Additionally, there will be stricter enforcement of licensing, including for companies that are accessible to Americans but are located abroad.
The Canadian Securities Administrators (CSA) outlined stricter guidelines for crypto companies, including keeping client assets separate from proprietary business assets and making sure client assets are handled with an "appropriate custodian," and not allowing Canadian users to employ margin or leverage.
The same regulations apply to platforms outside of Canada that provide services to Canadians.
Crypto Companies Must Secure A PRU
The CSA demanded that cryptocurrency companies secure a pre-registration undertaking (PRU) license in order to commit to registering in August.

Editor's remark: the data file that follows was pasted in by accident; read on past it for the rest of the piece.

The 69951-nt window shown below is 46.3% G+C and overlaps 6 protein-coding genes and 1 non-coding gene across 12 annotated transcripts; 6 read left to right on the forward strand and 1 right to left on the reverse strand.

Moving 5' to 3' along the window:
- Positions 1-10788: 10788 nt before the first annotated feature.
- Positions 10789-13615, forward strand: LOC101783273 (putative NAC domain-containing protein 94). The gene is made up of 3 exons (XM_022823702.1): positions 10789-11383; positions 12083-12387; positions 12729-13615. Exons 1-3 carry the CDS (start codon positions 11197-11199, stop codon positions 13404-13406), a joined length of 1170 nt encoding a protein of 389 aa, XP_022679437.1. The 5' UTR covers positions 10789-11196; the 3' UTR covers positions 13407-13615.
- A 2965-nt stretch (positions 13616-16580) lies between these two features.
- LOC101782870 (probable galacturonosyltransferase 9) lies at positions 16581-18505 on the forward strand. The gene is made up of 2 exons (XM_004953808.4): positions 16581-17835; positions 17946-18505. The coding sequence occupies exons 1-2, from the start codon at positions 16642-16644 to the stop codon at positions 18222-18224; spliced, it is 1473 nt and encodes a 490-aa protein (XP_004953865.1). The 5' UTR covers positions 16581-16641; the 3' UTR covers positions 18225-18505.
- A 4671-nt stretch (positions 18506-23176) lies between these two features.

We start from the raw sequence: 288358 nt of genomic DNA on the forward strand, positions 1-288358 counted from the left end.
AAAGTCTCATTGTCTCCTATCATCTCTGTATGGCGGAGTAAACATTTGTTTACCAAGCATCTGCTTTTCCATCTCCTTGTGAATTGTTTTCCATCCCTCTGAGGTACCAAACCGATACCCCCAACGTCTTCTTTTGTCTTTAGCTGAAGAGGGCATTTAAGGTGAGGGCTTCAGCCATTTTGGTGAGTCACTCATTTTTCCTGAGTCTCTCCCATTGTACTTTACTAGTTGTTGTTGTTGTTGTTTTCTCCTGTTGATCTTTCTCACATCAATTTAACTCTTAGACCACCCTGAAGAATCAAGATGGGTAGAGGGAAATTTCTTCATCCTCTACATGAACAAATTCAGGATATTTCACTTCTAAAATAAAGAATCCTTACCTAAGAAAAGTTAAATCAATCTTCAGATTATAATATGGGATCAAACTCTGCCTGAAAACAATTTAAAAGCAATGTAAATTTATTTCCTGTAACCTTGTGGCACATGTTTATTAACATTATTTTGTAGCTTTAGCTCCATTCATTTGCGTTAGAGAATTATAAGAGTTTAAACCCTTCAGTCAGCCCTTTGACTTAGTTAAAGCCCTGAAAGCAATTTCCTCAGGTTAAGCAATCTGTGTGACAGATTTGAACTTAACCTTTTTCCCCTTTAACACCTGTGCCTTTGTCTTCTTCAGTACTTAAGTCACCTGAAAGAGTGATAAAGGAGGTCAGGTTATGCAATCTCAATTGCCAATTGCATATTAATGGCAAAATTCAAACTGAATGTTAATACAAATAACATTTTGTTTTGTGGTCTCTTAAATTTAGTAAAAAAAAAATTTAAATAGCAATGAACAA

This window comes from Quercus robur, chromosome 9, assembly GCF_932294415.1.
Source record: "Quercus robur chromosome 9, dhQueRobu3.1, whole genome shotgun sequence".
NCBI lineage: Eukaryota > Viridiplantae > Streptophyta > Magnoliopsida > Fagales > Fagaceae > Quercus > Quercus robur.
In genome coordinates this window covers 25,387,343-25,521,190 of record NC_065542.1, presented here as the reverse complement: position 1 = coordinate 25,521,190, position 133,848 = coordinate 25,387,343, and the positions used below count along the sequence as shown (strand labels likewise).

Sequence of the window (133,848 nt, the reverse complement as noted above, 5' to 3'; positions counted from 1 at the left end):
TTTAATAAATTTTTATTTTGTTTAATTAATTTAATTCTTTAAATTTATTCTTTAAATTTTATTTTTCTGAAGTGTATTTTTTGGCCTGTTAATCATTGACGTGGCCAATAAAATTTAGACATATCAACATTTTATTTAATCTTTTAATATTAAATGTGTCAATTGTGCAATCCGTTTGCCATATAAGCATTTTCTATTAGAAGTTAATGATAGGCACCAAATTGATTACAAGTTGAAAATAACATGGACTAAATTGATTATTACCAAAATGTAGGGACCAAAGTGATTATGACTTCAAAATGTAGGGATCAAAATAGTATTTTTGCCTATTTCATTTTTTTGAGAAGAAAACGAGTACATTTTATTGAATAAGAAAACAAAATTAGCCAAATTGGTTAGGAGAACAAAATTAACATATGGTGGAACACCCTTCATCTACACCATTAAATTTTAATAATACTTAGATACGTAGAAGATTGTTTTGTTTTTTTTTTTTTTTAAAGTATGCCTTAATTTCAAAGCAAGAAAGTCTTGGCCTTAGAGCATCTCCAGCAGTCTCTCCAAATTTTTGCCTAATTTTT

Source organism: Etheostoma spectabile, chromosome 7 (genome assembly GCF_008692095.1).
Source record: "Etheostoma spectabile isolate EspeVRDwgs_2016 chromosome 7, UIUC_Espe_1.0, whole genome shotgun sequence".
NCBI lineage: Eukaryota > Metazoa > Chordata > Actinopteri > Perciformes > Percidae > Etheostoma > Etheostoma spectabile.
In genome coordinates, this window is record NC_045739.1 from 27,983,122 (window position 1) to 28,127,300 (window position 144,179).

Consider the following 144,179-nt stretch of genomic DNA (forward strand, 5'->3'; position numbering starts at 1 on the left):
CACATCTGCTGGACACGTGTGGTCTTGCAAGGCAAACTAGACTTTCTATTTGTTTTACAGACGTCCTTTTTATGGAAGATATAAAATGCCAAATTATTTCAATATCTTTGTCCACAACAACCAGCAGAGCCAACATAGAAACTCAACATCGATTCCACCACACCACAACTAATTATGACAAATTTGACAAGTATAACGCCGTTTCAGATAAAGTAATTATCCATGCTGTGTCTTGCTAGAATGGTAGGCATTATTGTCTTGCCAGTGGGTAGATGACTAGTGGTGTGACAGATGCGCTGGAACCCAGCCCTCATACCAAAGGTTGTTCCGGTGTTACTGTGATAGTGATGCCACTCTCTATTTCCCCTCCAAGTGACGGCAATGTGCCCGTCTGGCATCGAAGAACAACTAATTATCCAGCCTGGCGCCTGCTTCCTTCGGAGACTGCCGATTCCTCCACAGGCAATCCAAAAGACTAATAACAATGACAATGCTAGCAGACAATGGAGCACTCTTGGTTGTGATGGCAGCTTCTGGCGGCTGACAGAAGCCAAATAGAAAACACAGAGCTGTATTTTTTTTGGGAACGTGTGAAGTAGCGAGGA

The conditions are therefore the same as those for platforms that are registered.
Not showing any leniency, the CSA will “will consider all applicable regulatory options to bring the platform into compliance with securities law, including enforcement action,” if a platform fails to provide a PRU to its regulator, according to the statement.
A deadline has yet to be announced.
The watchdog considers stablecoins "securities and/or derivatives."
On registered or pre-registered platforms, Canadian traders are not permitted to trade certain crypto assets or be exposed to them.